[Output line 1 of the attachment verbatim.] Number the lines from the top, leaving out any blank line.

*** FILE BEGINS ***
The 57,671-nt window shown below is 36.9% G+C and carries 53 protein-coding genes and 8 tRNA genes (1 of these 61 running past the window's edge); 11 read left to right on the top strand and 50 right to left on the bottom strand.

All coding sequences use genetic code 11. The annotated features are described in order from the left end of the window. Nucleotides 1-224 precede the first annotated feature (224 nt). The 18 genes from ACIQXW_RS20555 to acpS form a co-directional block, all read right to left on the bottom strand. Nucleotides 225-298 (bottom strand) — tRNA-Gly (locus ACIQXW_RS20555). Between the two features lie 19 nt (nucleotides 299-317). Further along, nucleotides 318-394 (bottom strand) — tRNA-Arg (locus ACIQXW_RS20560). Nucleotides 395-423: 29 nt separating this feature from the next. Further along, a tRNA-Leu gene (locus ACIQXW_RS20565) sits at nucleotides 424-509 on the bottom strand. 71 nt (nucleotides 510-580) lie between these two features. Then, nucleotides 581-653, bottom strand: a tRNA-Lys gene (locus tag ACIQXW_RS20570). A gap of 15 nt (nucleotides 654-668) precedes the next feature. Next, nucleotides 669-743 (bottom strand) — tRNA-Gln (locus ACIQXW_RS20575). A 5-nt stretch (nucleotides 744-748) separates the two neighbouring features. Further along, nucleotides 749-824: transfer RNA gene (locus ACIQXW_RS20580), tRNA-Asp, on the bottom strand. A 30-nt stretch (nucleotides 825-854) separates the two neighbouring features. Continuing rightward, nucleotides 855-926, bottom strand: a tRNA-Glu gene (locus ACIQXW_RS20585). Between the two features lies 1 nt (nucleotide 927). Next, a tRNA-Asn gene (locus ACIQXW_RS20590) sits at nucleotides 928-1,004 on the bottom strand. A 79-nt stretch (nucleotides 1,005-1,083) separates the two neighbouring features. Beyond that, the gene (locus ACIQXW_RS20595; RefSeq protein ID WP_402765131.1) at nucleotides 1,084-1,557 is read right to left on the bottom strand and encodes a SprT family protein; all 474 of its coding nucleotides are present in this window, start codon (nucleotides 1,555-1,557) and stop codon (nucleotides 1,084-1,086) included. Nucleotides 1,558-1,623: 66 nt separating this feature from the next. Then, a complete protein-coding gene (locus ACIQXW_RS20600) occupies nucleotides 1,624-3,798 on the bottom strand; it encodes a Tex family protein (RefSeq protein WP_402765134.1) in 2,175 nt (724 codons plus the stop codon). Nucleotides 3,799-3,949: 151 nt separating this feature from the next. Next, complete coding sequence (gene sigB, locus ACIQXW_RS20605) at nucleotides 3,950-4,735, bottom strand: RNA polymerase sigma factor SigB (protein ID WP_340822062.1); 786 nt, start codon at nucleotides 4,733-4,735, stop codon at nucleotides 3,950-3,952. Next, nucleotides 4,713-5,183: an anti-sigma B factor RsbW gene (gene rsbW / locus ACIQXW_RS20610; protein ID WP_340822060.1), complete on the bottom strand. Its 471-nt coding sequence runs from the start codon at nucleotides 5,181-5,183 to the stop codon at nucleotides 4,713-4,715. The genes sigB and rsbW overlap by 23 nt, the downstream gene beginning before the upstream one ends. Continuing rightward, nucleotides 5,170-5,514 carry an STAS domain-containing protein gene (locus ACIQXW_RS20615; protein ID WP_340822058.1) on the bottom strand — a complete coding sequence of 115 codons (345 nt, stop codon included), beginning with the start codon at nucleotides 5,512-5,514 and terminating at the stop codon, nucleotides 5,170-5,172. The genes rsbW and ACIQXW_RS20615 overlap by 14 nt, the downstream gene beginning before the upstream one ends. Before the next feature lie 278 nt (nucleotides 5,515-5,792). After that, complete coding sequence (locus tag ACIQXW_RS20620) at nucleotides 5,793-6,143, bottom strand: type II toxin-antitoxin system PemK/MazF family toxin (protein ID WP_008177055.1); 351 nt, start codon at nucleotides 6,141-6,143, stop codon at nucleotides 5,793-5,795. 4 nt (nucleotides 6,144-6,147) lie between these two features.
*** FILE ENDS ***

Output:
The 57,671-nt window shown below is 36.9% G+C and carries 53 protein-coding genes and 8 tRNA genes (1 of these 61 running past the window's edge); 11 read left to right on the top strand and 50 right to left on the bottom strand.